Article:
Economic Foresight for an Age of Uncertainty. (Books in Brief)
Jennings, Lane, The Futurist
Understanding Economic Forecasts, edited by David F. Hendry and Neil R. Ericsson. MIT Press. 2001. 207 pages. $25.95. (Order online from www.wfs.org/specials.htm.)
Too bad economics isn't more like physics. If it were, we could rely on fixed laws of human behavior to accurately measure and predict why people spend or save, buy or sell, in different situations. For centuries, theorists and historians have attempted to predict future economic conditions, but with only limited success, because the economy is both complex and unstable: It is constantly changing in unexpected ways.
The 10 essays in Understanding Economic Forecasts squarely face these limitations and explore methods by which it may be possible to produce valuable economic forecasts that allow for abrupt and startling changes in world conditions, and also constructively compare the alternative forecasts produced by various economic models.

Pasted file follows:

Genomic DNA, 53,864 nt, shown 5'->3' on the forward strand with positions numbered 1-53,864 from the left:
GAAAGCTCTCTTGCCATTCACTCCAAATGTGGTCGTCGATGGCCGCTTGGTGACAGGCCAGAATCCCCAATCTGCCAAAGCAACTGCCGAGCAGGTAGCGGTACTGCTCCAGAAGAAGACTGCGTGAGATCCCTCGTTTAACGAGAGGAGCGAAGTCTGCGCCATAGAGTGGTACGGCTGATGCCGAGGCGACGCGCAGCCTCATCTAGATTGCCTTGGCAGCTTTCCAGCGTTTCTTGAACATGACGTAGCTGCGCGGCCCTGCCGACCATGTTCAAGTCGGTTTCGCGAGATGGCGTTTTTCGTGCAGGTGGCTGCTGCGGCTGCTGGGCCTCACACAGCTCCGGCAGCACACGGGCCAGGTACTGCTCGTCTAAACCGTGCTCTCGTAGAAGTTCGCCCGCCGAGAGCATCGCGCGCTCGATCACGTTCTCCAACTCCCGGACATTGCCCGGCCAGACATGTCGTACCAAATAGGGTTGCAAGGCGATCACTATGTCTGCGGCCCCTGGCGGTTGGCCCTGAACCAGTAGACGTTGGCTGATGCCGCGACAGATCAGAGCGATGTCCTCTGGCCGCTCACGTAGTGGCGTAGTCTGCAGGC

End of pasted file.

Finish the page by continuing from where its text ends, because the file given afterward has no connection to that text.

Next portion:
Most of the book is highly technical, using examples drawn from economic policies and institutions in the United Kingdom. But two chapters stand out as especially accessible and useful to general-interest readers everywhere.
In "How Economists Forecast," coeditor David F. Hendry, a professor of economics at Oxford University, concisely and wittily examines forecasting methods ranging from sophisticated econometric systems to plain guesswork. He recommends the adoption of "robust" modeling techniques that allow economists to recalibrate their forecasts quickly following a sudden unforeseen event. This allows the forecast to avoid compounding inaccuracies over time. …